Taiwan panic a jab-hesitancy warning

Editorial | Mary Ma 18 May 2021

Hongkongers had better learn quickly from the lesson unfolding in Taiwan: very few vaccinated and a strict lockdown imposed.

Hong Kong's "window of mercy" won't be open forever.

When it's safe to get vaccinated against Covid in an orderly environment, do so. Don't leave it too late for the stark fact to sink in that the coronavirus threat is always lurking.

If more Taiwanese had vaccinated, they would not now be in a state of panic.

Yesterday, the daily count of new Covid cases hit a new record in Taiwan. Of the 335 new cases confirmed , 333 were locally acquired and only two were imported. Though the number is not high in relation to its 23 million population, Taiwanese are clearly nervous.

The fiasco confronting Taiwan has been two-fold.

For one, it is acutely short of vaccines. Except for 315,000 AstraZeneca doses acquired mainly through the World Health Organization-led Covax initiative, the shipment of the rest of its orders are not due to start until next month.

But better keep fingers crossed because this is on the assumption that the manufacturers are able to deliver the vaccines on time.

This is uncertain as a number of places are reporting unexpected spikes. For example, Singapore is stepping up its social distancing restrictions after nearly 50 new cases were confirmed on Sunday, which marked the country's highest daily count since September.

Earlier, Beijing offered to supply mainland-developed vaccines to Taiwan. The olive branch was turned down, with Taipei insisting it was barred by local laws from accepting vaccines from the mainland.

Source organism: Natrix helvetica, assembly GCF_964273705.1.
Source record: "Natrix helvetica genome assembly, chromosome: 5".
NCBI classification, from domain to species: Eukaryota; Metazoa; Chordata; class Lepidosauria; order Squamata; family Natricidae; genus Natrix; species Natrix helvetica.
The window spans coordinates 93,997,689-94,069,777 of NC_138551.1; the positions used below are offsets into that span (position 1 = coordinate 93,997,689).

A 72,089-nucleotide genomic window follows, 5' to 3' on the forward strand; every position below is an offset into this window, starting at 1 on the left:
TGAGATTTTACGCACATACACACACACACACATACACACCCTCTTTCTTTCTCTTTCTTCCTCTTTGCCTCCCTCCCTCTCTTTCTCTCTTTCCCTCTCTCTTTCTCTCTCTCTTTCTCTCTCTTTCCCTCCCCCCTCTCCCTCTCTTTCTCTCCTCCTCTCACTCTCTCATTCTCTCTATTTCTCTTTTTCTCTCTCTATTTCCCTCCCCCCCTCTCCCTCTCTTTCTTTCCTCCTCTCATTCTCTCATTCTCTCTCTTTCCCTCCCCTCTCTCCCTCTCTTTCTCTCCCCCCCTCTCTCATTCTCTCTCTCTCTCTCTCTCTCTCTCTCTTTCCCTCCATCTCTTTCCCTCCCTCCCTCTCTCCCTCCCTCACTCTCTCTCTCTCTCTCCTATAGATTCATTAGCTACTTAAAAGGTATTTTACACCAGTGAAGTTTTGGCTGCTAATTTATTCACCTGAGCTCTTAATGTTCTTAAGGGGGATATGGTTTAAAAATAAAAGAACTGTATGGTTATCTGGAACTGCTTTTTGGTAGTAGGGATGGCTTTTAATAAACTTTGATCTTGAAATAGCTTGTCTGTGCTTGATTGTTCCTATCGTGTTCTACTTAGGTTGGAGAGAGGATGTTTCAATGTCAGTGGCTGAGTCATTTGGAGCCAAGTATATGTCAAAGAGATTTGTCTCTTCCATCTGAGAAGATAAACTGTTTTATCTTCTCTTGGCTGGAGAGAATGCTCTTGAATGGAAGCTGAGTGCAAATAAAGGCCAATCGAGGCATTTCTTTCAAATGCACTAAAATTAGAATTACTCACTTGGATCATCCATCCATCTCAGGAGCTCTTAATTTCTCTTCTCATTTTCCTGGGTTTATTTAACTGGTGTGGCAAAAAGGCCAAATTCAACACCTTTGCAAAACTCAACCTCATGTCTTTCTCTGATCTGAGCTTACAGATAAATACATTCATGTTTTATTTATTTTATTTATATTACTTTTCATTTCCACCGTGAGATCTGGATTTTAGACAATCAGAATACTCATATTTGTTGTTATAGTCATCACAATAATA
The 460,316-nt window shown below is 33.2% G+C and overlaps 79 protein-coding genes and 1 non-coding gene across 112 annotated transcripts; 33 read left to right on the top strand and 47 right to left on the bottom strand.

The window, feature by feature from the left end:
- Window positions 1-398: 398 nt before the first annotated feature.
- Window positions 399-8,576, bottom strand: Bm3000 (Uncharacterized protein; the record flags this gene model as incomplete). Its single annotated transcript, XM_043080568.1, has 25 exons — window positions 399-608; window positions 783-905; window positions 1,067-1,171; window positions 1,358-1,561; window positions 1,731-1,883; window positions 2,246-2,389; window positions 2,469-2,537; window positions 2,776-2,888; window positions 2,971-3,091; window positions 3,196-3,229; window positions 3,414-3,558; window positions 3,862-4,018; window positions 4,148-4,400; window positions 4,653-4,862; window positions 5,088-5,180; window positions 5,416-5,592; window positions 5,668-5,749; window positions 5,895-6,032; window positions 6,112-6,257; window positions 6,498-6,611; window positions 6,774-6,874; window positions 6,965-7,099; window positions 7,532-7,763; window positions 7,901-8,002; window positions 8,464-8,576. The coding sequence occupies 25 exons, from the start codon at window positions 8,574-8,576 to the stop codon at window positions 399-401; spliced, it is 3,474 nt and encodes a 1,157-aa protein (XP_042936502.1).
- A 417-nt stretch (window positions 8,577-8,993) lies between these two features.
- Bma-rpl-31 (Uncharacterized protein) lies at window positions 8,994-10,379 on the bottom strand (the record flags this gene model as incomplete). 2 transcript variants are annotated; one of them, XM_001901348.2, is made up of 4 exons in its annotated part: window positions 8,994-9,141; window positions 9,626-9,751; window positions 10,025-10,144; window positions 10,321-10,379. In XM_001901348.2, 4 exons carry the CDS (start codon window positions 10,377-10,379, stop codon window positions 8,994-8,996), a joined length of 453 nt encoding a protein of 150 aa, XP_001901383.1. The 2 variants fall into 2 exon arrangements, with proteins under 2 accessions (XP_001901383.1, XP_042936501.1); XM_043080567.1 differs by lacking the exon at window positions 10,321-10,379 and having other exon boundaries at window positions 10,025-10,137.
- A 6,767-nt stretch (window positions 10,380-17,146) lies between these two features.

There is little doubt that the current resurgence in cases will split the already polarized political circles in Taipei.

Pro-Beijing politicians from the Kuomintang party have started playing up the vaccine shortage to press President Tsai Ing-wen to accept Sinopharm jabs offered by Beijing.

It is unlikely that Taipei will give in.

According to Forbes, Taiwan has ordered 20 million doses - including 4.76 million via Covax, 10 million from AstraZeneca and five million direct from the German laboratory BioNTech.

But Taiwanese Health Minister Chen Shih-chung said in February that the BioNTech deal had been put on hold due to opposition from the company's Chinese partner, Shanghai Fosun Pharmaceutical, which has obtained the exclusive right to supply BioNTech in the greater China region, including Taiwan.

Taiwan is pinning its hopes on US-made Moderna - secured earlier with the help of Washington - being delivered on time before the end of June.

According to Forbes, Taipei will start deploying its domestically developed vaccines next month. If the supplies do arrive on time, Taiwan's vaccine supply will improve in June.

But there remains another, bigger, hurdle to overcome: people's hesitancy.

Like Hongkongers, Taiwanese are reluctant to get vaccinated. Of the 300,000-plus AstraZeneca doses received, only about 186,000 have been administered to date.

The take-up rate is less than 1 percent of the population. Hong Kong has fared much better.

Increased vaccine supply will not solve the problem unless people drop their hesitancy.

Hopefully, the panic will help end it.



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